Wednesday, September 17, 2008

Rolled Cookies

These are simple, rolled cookies that I made with my preschooler. She had a ball, and I didn't feel guilty letting her eat them - though she can have everything in a "typical" sugar cookie (if the shortening isn't soy). If you're expecting a sweet sugar cookie, they aren't very sweet and they taste mostly like quinoa. But they are the consistency and texture of a regular sugar cookie...the secret ingredient to this gluten-free cookie is "Better than Milk" Rice Milk Powder.

1 c. spectrum vegetable shortening
1/2 c. brown rice syrup
1 t. vanilla
2 t. egg replacer mixed with 2 T rice milk

(1) Combine the above with an electric mixer until combined.

1 c. sorghum flour
1 1/2 c. quinoa flour
1/4 c. better than milk rice powder (vanilla flavor)
1 t. baking soda
1 t. cream of tartar

(2) Add the above and mix with a wooden spoon. Batter will be slightly sticky, but should hold together well. Take about 1/3 of the dough and place on a quinoa-floured surface, pat into the shape of a rough ball and then lightly pat down. Sprinkle more quinoa flour on top and roll it to about 1/2" thickness (use your judgement). Cut with cookie cutters. Gently place on ungreased cookie sheet. Many recipes call for refrigerating the dough, but I found that it's easier and faster to work with the dough when it's soft (I think the vegetable shortening is too stiff when it's cold, not like butter).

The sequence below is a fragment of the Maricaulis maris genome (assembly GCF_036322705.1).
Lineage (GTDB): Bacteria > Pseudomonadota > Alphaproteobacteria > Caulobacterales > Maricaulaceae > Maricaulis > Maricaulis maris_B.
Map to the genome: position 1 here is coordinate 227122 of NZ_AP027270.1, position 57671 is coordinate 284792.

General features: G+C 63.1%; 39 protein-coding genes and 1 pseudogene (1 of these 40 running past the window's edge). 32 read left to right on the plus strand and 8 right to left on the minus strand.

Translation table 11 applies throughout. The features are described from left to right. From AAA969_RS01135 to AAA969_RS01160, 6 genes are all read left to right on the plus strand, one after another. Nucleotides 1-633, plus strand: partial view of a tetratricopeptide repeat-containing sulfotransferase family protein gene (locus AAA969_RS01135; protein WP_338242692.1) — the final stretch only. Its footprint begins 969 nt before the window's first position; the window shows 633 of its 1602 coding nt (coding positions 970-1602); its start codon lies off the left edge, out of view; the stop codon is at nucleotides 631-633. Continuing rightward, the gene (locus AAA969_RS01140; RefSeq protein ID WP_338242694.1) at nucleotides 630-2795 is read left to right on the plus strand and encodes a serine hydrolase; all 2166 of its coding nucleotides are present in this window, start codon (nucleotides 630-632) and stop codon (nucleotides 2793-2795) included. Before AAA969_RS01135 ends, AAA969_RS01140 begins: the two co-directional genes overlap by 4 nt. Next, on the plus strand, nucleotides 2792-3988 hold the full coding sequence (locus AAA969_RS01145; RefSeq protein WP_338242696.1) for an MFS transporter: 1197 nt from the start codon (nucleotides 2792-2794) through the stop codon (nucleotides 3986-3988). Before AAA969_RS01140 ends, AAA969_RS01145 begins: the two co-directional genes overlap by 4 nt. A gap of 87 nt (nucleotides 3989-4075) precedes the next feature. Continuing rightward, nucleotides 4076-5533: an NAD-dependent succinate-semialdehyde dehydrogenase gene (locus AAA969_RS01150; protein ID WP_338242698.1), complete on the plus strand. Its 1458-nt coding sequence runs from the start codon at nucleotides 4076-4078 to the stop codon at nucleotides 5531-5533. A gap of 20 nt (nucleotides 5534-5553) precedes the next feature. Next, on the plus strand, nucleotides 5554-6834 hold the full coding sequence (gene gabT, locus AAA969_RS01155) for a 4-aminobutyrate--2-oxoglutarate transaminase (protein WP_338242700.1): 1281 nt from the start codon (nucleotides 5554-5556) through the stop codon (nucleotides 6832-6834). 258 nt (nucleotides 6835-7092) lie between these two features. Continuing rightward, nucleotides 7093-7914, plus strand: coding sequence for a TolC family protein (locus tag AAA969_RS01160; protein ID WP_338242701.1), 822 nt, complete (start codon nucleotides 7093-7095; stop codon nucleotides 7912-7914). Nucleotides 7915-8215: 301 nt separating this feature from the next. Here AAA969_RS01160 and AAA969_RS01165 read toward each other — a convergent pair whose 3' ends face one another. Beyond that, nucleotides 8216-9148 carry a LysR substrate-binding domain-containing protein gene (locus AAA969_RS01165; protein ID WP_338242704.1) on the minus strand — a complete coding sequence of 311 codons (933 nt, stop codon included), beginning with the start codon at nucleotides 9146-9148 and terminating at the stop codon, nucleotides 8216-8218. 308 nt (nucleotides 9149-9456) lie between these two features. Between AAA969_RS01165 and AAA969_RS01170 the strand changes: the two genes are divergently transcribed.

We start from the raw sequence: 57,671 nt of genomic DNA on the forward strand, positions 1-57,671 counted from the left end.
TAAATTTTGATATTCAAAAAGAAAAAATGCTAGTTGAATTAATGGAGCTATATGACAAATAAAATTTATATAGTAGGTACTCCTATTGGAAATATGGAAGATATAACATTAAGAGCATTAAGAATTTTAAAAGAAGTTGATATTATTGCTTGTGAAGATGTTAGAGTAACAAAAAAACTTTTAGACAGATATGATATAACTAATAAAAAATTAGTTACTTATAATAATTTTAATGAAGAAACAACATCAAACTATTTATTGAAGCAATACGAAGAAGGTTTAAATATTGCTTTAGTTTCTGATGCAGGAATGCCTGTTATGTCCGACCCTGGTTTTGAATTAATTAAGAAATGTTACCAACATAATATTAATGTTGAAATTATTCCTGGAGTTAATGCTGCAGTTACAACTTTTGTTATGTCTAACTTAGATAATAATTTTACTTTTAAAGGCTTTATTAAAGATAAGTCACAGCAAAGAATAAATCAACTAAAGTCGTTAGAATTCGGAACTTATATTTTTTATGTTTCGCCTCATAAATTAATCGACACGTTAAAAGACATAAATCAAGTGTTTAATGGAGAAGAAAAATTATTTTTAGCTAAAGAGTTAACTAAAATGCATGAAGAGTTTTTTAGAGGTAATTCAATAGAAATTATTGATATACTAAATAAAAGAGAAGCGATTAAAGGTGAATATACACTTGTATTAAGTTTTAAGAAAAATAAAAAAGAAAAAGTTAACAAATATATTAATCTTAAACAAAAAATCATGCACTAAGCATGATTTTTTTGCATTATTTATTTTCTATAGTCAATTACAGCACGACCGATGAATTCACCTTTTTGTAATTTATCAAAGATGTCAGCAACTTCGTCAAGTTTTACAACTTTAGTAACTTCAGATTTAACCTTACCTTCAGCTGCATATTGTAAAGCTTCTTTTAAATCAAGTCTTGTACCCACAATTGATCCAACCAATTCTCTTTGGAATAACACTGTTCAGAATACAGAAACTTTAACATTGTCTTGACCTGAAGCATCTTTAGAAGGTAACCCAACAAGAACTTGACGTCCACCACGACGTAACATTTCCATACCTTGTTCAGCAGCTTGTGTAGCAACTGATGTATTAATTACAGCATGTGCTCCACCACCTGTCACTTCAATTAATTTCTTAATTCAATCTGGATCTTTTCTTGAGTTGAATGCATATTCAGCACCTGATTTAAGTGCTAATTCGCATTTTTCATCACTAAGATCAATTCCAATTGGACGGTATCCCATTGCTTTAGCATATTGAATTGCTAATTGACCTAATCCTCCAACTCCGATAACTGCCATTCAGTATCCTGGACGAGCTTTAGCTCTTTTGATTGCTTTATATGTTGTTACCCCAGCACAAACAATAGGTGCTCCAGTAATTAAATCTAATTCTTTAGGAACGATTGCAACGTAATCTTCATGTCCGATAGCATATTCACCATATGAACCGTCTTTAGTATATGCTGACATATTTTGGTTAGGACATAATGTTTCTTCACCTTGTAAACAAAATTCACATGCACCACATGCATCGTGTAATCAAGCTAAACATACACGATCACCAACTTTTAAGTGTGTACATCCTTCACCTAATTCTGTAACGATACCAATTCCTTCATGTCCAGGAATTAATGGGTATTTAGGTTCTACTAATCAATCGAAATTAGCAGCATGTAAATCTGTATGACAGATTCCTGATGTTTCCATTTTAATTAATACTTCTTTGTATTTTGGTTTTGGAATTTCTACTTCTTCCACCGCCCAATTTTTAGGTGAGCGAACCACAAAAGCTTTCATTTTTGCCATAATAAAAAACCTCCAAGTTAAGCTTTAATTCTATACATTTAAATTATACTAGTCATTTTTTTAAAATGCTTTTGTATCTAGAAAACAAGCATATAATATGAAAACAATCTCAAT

(3) Bake on 375 for about 9 minutes, they will slightly brown around the edges...but will mostly stay light.

My daughter wanted "brown" frosting. I mixed with the electric mixer about 1/3 c. shortening with 1 or 1 1/2 c. of powdered sugar, 1 t. of vanilla, and a few T.'s of Coconut Milk...then I added about 1 1/2 T. of carob powder, and mixed well. This makes a very light, smooth, spreadable frosting.

Friday, September 12, 2008

Food Allergy Substitutions

Previously, I published this document as a post on my blog:

I've since been adding to it, modifying it also for changes I've sort of voluntarily made in my diet (like the Genotype diet, and eating write for your Genotype/blood type).

Hope you find it helpful! It helps make most recipes in normal cookbooks, and while the substitutes are not perfect and won't taste exactly like the original, in most cases they're good enough for me.

Example if you're a Teacher (blood type A+) and using a cookbook like Martha Stewart (where everything is butter, milk, cream, cheese & wheat)

Butter => Ghee
Cream = > Yogurt, Soy Sour Cream, Coconut Cream, or for a soup just add a little oat flour mixed with allowed "milk"
Milk = > Almond Milk
Chicken Breast or other Ground Meats = > Turkey (Breast or Ground) or Fish
Bacon = > Turkey bacon
Vinegar = > Unbuffered Vitamin C Powder mixed with water, lemon/lime/pineapple juice
Sugar = > Honey
Mustard = > Mustard Powder
Wheat Flour = > Buckwheat flour, quinoa flour, oat flour, rice or teff flour + 1/2 t. xanthan gum, or spelt flour (make your own tortillas)
Pasta = > Buckwheat Soba Noodles, Brown Rice Pasta, Quinoa pasta

Wednesday, September 10, 2008

Carob "Milk" Shake

2 frozen bananas
2 T. Vanilla Better Than Milk Rice Powder
2 T. Carob Powder
Rice Milk

Blend until smooth.